Clog Up – Phrasal Verb of the Day
Today’s phrasal verb of the day is: Clog Up
Infinitive form: Clog Up
Present Tense: Clog Up/Clogs Up
ing form: Clogging Up
Past tense: Clogged Up
Past Participle: Clogged Up
Clog Up is a separable English phrasal verb. It can be used in two different ways:
When you put something in a drain that prevents water or other liquid from going through and therefore stopping it from working properly
1. Hey, watch what you eat! You wouldn’t want to clog your arteries up with cholesterol, would you?
2. Mandy poured all the grease in the sink and accidentally clogged the drain up.
When describing a blocked, slow movement
1. The accident down the road had caused the traffic to clog up.
2. There’s a robbery in progress, that’s why the traffic’s pretty clogging up.
Note: (part.adj)The term “clogged up” can also describe how a particular object blocks a drain or something where liquid is supposed to flow freely, from functioning properly.
Oh, great! The car engine died and we’re in the middle of the road. Can you please check to see if the engine valve is clogged up?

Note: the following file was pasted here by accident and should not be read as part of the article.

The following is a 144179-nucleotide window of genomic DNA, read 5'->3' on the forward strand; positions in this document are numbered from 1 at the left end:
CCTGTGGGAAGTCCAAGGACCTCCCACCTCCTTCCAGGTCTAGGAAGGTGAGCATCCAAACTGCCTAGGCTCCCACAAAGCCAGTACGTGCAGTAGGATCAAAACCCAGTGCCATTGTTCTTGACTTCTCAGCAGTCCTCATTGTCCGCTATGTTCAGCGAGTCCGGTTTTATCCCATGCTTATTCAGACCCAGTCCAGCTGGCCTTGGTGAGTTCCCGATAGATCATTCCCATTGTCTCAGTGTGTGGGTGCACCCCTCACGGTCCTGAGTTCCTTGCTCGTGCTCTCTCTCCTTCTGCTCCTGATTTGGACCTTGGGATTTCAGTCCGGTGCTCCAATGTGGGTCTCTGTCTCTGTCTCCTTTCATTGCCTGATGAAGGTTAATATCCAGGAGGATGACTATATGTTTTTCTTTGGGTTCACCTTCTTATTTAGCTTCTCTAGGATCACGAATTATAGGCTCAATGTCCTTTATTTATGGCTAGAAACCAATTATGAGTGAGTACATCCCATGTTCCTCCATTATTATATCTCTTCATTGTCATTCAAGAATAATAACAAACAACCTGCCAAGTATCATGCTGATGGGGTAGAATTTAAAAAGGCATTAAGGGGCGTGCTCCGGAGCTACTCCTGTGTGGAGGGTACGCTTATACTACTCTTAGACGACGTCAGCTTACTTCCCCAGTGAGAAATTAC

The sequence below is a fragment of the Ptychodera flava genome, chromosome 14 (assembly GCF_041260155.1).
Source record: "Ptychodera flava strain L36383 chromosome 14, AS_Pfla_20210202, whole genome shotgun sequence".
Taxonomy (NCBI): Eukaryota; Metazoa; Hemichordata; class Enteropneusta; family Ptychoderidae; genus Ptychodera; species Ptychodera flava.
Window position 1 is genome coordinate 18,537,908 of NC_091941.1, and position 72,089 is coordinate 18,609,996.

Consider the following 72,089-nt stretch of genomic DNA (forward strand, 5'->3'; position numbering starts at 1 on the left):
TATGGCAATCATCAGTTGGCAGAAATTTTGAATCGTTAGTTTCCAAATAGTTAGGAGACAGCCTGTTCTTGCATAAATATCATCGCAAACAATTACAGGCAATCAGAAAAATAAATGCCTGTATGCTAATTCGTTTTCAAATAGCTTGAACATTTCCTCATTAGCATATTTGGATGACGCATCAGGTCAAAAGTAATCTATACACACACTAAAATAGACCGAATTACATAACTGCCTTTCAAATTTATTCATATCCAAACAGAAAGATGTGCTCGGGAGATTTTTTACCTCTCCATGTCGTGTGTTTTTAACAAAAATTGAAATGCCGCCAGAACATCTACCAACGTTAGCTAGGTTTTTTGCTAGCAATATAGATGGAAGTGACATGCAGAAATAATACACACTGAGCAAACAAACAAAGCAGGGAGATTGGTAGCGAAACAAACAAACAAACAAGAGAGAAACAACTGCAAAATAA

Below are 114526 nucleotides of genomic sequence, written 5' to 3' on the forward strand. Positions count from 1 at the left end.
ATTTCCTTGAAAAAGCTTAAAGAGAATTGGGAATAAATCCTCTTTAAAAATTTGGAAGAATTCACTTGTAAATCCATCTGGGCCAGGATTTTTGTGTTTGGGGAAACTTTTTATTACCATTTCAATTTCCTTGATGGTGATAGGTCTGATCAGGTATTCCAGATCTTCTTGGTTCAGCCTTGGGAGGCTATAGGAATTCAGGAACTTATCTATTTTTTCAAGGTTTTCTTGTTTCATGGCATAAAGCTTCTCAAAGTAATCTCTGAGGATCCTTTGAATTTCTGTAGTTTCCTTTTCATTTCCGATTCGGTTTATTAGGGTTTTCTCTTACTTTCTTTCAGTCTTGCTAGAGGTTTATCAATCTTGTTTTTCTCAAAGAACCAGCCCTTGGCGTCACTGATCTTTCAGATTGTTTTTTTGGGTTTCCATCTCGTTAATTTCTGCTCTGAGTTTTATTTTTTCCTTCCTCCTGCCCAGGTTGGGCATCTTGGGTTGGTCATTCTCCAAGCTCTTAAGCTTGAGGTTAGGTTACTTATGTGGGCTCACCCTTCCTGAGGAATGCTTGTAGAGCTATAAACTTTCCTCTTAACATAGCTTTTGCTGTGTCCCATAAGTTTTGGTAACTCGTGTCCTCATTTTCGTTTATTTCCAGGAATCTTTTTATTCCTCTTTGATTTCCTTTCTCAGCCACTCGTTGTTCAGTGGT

Exercises: Write your answers in comments and we will correct them.
Fill in the gaps from the video above:
Complete the sentences below with the correct form of Clog Up.
1. I wonder who is responsible for ____ ___ the toilet?
2.The snowblower is ____ ___. Please try to see if there’s dust or something else ____ __ in there.
3. The leaves must have caused our drain to ____ __. I don’t see anything else blocking it.
4. I don’t want to think we’re the ones responsible for ____ __ traffic in this road.
5. A ____ __ drain can sometimes be caused by lots of stuff getting into the drain. We need to unclog it as soon as possible.
Change the example sentences above to negative sentences (or positive, if the sentence is already negative). Then change them to questions.